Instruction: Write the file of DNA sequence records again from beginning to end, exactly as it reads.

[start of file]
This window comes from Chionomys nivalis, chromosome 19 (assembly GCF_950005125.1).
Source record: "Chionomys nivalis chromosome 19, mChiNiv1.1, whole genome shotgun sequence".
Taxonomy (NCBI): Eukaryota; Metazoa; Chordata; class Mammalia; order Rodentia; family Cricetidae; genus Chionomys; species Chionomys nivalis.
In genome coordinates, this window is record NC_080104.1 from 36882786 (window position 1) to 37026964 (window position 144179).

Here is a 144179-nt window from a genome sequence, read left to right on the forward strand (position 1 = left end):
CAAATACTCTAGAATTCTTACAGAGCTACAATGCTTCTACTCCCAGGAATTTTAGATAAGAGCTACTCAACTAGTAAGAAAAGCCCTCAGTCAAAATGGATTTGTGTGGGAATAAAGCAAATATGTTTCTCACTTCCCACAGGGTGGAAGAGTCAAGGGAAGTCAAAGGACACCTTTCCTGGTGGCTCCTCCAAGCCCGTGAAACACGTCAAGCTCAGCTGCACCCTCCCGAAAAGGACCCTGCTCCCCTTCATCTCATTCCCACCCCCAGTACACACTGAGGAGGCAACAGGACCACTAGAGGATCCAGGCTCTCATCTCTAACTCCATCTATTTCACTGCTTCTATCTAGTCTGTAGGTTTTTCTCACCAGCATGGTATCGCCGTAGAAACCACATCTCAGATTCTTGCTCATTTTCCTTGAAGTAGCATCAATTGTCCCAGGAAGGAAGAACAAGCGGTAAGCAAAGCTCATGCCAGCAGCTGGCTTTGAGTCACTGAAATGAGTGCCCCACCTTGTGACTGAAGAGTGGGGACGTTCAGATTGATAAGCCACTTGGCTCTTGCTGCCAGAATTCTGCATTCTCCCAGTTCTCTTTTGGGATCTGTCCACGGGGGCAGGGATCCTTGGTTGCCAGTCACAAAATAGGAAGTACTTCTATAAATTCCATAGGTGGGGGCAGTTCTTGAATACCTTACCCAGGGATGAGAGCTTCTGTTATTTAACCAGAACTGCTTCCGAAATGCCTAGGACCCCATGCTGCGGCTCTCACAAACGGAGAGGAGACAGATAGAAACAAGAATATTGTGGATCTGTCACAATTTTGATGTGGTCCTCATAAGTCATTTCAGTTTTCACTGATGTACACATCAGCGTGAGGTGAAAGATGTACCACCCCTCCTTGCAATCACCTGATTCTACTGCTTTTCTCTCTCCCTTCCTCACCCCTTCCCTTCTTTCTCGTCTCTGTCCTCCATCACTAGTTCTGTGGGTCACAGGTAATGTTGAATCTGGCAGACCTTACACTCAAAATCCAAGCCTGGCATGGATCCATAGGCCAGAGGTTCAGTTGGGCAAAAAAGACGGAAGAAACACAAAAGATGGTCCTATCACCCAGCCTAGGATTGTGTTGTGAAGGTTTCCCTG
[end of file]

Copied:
This window comes from Chionomys nivalis, chromosome 19 (assembly GCF_950005125.1).
Source record: "Chionomys nivalis chromosome 19, mChiNiv1.1, whole genome shotgun sequence".
Taxonomy (NCBI): Eukaryota; Metazoa; Chordata; class Mammalia; order Rodentia; family Cricetidae; genus Chionomys; species Chionomys nivalis.
In genome coordinates, this window is record NC_080104.1 from 36882786 (window position 1) to 37026964 (window position 144179).

Here is a 144179-nt window from a genome sequence, read left to right on the forward strand (position 1 = left end):
CAAATACTCTAGAATTCTTACAGAGCTACAATGCTTCTACTCCCAGGAATTTTAGATAAGAGCTACTCAACTAGTAAGAAAAGCCCTCAGTCAAAATGGATTTGTGTGGGAATAAAGCAAATATGTTTCTCACTTCCCACAGGGTGGAAGAGTCAAGGGAAGTCAAAGGACACCTTTCCTGGTGGCTCCTCCAAGCCCGTGAAACACGTCAAGCTCAGCTGCACCCTCCCGAAAAGGACCCTGCTCCCCTTCATCTCATTCCCACCCCCAGTACACACTGAGGAGGCAACAGGACCACTAGAGGATCCAGGCTCTCATCTCTAACTCCATCTATTTCACTGCTTCTATCTAGTCTGTAGGTTTTTCTCACCAGCATGGTATCGCCGTAGAAACCACATCTCAGATTCTTGCTCATTTTCCTTGAAGTAGCATCAATTGTCCCAGGAAGGAAGAACAAGCGGTAAGCAAAGCTCATGCCAGCAGCTGGCTTTGAGTCACTGAAATGAGTGCCCCACCTTGTGACTGAAGAGTGGGGACGTTCAGATTGATAAGCCACTTGGCTCTTGCTGCCAGAATTCTGCATTCTCCCAGTTCTCTTTTGGGATCTGTCCACGGGGGCAGGGATCCTTGGTTGCCAGTCACAAAATAGGAAGTACTTCTATAAATTCCATAGGTGGGGGCAGTTCTTGAATACCTTACCCAGGGATGAGAGCTTCTGTTATTTAACCAGAACTGCTTCCGAAATGCCTAGGACCCCATGCTGCGGCTCTCACAAACGGAGAGGAGACAGATAGAAACAAGAATATTGTGGATCTGTCACAATTTTGATGTGGTCCTCATAAGTCATTTCAGTTTTCACTGATGTACACATCAGCGTGAGGTGAAAGATGTACCACCCCTCCTTGCAATCACCTGATTCTACTGCTTTTCTCTCTCCCTTCCTCACCCCTTCCCTTCTTTCTCGTCTCTGTCCTCCATCACTAGTTCTGTGGGTCACAGGTAATGTTGAATCTGGCAGACCTTACACTCAAAATCCAAGCCTGGCATGGATCCATAGGCCAGAGGTTCAGTTGGGCAAAAAAGACGGAAGAAACACAAAAGATGGTCCTATCACCCAGCCTAGGATTGTGTTGTGAAGGTTTCCCTG